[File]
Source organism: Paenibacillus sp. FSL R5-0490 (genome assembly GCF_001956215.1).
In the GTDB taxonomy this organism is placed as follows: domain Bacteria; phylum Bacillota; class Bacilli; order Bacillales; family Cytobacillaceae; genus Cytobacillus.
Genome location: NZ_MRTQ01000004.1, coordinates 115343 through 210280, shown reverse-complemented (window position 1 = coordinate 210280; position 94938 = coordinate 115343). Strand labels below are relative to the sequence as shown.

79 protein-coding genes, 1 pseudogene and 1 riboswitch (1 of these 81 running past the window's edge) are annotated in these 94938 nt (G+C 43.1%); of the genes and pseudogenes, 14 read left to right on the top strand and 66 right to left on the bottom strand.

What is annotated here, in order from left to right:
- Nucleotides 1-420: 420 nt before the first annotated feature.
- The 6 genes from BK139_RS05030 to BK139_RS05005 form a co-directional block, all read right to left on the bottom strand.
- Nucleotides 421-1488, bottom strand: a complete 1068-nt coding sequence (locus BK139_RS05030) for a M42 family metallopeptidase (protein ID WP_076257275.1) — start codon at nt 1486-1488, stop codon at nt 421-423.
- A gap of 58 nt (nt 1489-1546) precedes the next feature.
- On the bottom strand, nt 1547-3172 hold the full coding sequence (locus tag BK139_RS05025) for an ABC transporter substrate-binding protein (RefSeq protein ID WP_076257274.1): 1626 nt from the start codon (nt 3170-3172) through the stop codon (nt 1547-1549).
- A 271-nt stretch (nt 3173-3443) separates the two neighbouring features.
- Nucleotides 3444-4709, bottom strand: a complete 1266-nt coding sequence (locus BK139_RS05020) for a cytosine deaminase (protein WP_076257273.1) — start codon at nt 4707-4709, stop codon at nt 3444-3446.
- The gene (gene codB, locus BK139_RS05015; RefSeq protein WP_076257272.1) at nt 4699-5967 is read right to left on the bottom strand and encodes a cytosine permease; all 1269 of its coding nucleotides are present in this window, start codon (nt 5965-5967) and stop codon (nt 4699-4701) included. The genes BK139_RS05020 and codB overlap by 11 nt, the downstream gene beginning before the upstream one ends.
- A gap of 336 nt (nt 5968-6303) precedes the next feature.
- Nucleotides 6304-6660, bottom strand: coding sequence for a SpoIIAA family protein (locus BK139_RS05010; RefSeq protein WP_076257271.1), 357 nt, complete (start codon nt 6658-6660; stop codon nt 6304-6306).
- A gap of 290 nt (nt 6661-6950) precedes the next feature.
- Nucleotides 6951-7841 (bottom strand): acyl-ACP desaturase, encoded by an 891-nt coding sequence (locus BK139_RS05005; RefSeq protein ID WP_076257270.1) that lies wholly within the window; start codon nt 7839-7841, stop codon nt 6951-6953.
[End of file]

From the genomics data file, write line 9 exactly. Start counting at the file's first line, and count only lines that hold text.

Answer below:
- A gap of 58 nt (nt 1489-1546) precedes the next feature.